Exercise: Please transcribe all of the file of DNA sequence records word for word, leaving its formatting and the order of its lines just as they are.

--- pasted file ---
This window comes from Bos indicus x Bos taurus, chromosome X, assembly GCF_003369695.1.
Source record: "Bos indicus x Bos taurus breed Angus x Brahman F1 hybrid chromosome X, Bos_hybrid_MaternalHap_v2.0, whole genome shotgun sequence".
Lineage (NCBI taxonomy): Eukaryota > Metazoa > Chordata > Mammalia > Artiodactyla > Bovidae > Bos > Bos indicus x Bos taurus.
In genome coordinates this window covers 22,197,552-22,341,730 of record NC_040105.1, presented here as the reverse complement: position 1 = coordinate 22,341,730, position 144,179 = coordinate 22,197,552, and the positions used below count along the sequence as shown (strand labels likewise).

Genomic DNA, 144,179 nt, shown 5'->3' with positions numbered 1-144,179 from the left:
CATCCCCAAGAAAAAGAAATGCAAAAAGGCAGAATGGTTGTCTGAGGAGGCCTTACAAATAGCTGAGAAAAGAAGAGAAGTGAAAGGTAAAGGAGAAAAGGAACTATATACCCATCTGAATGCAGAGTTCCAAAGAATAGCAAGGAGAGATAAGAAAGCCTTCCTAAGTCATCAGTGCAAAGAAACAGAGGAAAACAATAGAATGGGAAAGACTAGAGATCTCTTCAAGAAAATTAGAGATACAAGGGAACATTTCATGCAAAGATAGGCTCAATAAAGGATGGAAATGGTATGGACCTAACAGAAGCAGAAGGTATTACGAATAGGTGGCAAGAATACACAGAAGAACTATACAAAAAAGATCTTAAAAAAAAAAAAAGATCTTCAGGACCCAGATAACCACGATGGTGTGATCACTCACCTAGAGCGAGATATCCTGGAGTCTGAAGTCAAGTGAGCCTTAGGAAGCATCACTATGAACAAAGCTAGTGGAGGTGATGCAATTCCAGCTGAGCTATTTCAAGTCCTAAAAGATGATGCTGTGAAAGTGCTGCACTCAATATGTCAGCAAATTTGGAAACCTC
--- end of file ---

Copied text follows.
This window comes from Bos indicus x Bos taurus, chromosome X, assembly GCF_003369695.1.
Source record: "Bos indicus x Bos taurus breed Angus x Brahman F1 hybrid chromosome X, Bos_hybrid_MaternalHap_v2.0, whole genome shotgun sequence".
Lineage (NCBI taxonomy): Eukaryota > Metazoa > Chordata > Mammalia > Artiodactyla > Bovidae > Bos > Bos indicus x Bos taurus.
In genome coordinates this window covers 22,197,552-22,341,730 of record NC_040105.1, presented here as the reverse complement: position 1 = coordinate 22,341,730, position 144,179 = coordinate 22,197,552, and the positions used below count along the sequence as shown (strand labels likewise).

Genomic DNA, 144,179 nt, shown 5'->3' with positions numbered 1-144,179 from the left:
CATCCCCAAGAAAAAGAAATGCAAAAAGGCAGAATGGTTGTCTGAGGAGGCCTTACAAATAGCTGAGAAAAGAAGAGAAGTGAAAGGTAAAGGAGAAAAGGAACTATATACCCATCTGAATGCAGAGTTCCAAAGAATAGCAAGGAGAGATAAGAAAGCCTTCCTAAGTCATCAGTGCAAAGAAACAGAGGAAAACAATAGAATGGGAAAGACTAGAGATCTCTTCAAGAAAATTAGAGATACAAGGGAACATTTCATGCAAAGATAGGCTCAATAAAGGATGGAAATGGTATGGACCTAACAGAAGCAGAAGGTATTACGAATAGGTGGCAAGAATACACAGAAGAACTATACAAAAAAGATCTTAAAAAAAAAAAAAGATCTTCAGGACCCAGATAACCACGATGGTGTGATCACTCACCTAGAGCGAGATATCCTGGAGTCTGAAGTCAAGTGAGCCTTAGGAAGCATCACTATGAACAAAGCTAGTGGAGGTGATGCAATTCCAGCTGAGCTATTTCAAGTCCTAAAAGATGATGCTGTGAAAGTGCTGCACTCAATATGTCAGCAAATTTGGAAACCTC